After heavy criticism from investors, analysts and bond insurers over Standard & Poor’s new bond insurance rating criteria, the agency is firing back in self-defense.
S&P — which issued the final criteria at the end of August after sending out a request for comment criteria in January — took heat both from analysts and investors on a conference call in early September and from bond insurer Assured Guaranty’s president and chief executive, Dominic Frederico, last week.
Late last week, S&P issued an additional report looking at the changes made in the final bond insurance criteria in an attempt to clarify confusion.
After being questioned during the conference call on why collateralized-debt obligation criteria was put in the bond insurance rating criteria without notice, Standard & Poor’s wrote that the update was meant to “further enhance the comparability of bond insurer ratings with ratings in other sectors.”
“We did not believe that there was a need to reopen finalized criteria from noninsurance sectors, particularly since the underlying research that created the basis for the relevant criteria has not changed,” the report read.
When speaking to a group of analysts last week at a Keefe, Bruyette & Woods insurance conference, Frederico criticized the agency’s revised leverage test, new capital requirements, and a test applied to an insurer’s exposure to its largest obligors.
Assured’s muni bond insurers, Assured Guaranty Municipal Corp. and Assured Guaranty Corp., both with 'AA'-plus ratings, are the only active monolines in the muni industry.
Frederico criticized S&P leverage test, which he said ignores credit quality and does not include unearned premium reserves as part of the capital base, which is a significant source potentially to pay future losses.
S&P said the leverage test is limited to only 'AAA'-rated insurers because of the possibility of stress associated with either model error or event risk that is not otherwise captured by the AAA stress scenario used in the criteria.
“Higher leverage generally magnifies losses relative to capital, potentially leading to unwarranted multi-category rating downgrades, which we do not generally expect to see at the AAA level based upon our analysis,” a spokesman said, adding that credit stability standards for entities rated lower than AAA allow for greater ratings volatility.
The new rating criteria also reduces the number of municipal issuers to four categories from 16. Frederico complained that now, different types of risk from issuers are put in a single category, such as muni utility districts, general obligation bonds, private higher education, and solid waste.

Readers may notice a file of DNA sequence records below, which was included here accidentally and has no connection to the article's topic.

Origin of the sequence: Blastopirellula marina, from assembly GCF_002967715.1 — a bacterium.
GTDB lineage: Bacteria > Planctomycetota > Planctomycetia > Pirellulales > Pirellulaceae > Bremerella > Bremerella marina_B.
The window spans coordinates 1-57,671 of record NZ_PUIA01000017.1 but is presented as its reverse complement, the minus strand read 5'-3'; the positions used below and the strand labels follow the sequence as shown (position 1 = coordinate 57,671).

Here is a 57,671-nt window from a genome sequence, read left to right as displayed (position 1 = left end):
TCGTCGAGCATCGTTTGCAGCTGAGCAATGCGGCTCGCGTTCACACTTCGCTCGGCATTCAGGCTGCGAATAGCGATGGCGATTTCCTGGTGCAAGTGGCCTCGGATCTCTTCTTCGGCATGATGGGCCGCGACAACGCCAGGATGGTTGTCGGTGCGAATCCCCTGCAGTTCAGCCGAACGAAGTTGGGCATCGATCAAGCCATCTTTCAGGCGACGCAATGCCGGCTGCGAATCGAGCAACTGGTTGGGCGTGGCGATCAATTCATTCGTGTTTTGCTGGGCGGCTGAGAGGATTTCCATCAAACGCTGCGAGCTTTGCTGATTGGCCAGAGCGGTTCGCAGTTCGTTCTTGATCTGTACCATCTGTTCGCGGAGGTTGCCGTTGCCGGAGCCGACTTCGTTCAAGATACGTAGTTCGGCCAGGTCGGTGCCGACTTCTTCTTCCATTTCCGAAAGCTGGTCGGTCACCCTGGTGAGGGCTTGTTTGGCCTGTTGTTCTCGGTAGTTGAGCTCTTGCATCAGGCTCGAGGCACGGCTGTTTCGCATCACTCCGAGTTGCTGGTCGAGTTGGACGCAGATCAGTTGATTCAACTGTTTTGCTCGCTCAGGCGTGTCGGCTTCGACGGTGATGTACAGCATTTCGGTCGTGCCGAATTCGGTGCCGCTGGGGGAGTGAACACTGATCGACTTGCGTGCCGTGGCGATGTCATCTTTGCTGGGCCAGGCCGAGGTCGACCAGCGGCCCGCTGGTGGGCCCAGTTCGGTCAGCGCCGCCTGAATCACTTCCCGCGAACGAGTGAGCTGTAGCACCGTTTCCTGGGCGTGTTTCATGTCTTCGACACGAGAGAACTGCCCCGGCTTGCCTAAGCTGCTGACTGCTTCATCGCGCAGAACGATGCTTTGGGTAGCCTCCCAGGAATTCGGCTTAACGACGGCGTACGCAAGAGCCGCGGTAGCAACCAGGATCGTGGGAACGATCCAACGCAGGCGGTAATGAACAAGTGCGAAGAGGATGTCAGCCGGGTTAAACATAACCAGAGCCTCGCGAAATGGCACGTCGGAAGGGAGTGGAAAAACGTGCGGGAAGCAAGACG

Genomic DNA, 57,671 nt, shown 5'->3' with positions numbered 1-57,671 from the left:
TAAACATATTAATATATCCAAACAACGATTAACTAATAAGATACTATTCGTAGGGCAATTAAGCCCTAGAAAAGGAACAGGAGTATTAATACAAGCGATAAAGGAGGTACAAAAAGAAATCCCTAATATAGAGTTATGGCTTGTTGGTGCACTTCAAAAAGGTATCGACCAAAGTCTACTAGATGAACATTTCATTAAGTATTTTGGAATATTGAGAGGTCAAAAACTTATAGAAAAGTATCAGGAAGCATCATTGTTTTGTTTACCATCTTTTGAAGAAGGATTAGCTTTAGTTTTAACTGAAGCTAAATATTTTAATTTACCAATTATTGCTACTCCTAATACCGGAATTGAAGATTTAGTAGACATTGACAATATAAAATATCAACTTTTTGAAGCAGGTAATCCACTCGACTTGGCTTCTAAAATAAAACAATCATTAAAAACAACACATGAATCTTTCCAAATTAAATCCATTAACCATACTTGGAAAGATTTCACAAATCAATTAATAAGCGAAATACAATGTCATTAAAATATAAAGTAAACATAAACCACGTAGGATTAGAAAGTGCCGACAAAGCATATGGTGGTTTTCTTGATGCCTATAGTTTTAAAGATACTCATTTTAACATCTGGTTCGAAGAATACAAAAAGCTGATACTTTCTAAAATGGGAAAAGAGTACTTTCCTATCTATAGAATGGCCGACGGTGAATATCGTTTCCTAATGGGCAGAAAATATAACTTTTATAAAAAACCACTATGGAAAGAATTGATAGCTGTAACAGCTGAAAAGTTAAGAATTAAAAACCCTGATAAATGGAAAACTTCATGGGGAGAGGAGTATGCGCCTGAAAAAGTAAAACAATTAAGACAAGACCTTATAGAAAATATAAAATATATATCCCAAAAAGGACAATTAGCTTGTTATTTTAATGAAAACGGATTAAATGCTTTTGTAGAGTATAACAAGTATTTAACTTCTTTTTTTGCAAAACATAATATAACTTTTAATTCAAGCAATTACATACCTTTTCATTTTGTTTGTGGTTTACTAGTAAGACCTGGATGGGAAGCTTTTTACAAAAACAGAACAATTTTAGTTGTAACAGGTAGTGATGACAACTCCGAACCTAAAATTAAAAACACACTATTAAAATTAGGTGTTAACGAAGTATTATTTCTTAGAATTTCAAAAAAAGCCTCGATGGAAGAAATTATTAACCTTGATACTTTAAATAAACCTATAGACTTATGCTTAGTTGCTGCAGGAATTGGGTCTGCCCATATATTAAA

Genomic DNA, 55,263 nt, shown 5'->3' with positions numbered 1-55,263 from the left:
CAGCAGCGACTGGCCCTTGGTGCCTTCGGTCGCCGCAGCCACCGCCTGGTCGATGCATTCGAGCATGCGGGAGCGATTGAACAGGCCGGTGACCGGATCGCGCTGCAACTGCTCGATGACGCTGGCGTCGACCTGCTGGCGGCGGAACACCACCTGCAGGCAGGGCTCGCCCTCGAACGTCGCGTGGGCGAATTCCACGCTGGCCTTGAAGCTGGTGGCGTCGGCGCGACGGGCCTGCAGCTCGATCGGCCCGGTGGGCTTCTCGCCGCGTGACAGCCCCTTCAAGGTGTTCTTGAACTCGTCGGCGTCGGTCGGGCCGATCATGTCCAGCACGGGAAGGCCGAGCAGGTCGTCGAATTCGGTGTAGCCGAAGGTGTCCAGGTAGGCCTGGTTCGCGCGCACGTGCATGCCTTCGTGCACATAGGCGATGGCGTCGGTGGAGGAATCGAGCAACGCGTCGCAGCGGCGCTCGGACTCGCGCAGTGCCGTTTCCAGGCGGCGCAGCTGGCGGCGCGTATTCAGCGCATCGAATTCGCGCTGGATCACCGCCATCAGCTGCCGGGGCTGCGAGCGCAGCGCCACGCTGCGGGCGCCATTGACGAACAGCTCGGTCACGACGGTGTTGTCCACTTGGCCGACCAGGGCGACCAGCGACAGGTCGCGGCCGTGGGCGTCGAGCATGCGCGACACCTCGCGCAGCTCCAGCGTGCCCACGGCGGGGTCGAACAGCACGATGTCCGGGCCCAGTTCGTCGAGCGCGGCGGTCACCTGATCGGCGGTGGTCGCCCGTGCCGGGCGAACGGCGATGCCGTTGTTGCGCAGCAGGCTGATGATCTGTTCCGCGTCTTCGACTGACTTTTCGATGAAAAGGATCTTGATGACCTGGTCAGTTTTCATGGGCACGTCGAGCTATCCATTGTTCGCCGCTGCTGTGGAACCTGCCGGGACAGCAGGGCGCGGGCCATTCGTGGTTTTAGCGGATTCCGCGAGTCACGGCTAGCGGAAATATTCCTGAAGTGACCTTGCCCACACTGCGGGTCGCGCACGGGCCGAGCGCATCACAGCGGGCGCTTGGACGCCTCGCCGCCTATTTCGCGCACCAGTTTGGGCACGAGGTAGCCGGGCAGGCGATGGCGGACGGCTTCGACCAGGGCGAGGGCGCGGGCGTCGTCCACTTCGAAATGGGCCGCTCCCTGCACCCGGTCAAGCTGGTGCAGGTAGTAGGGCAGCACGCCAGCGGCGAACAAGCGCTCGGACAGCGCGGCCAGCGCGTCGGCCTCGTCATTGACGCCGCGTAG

S&P’s said four categories were not changed from the request for comment criteria, and the four categories enhance the comparability of bond insurer ratings with ratings in other sectors.
A spokesman added that the rating agency received feedback during the 60-day open comment period and gave serious consideration to those comments as criteria was finalized.
“We considered the points raised during the public review and comment period and made certain changes that we deemed appropriate to the finalized criteria,” the spokesman said.
The capital charges were also controversial. S&P said capital charges are the product of frequency of default, and the probability-of-default component in the final criteria uses the same guidelines used to rate corporate collateralized debt obligations.
“We believe these default rates are appropriate given the principle that bonds with the same ratings are generally projected to have a similar probability of default,” a spokesman said.
Frederico and analysts were also quick to criticize the largest-obligors test, which measures a company’s exposure to a single issuer. In the final criteria, the largest obligors test used in the CDO test replaced the original single-risk limit test that was in the “request for comment” criteria.
S&P said the CDO largest-obligors test was used to promote comparability of ratings across sectors. “Losses on a limited number of defaulting credits could be substantially higher than average,” a spokesman said. “We are looking at a worst-case scenario for the largest-obligors test and average outcomes for the capital model testing.”
He added that the single-risk limit test had the potential to disproportionately affect capital assessment, potentially leading to lower capital scores. Under the largest-obligors test, the rating agency said the maximum penalty would be a one-point adjustment to the adjusted capital adequacy score regardless of the number of violations.
“The largest-obligors test modifies the adjusted capital adequacy scores, not the final rating, which other rating factors can mitigate,” the spokesman said. “The single-risk test had no limit to the rating reduction that could occur.”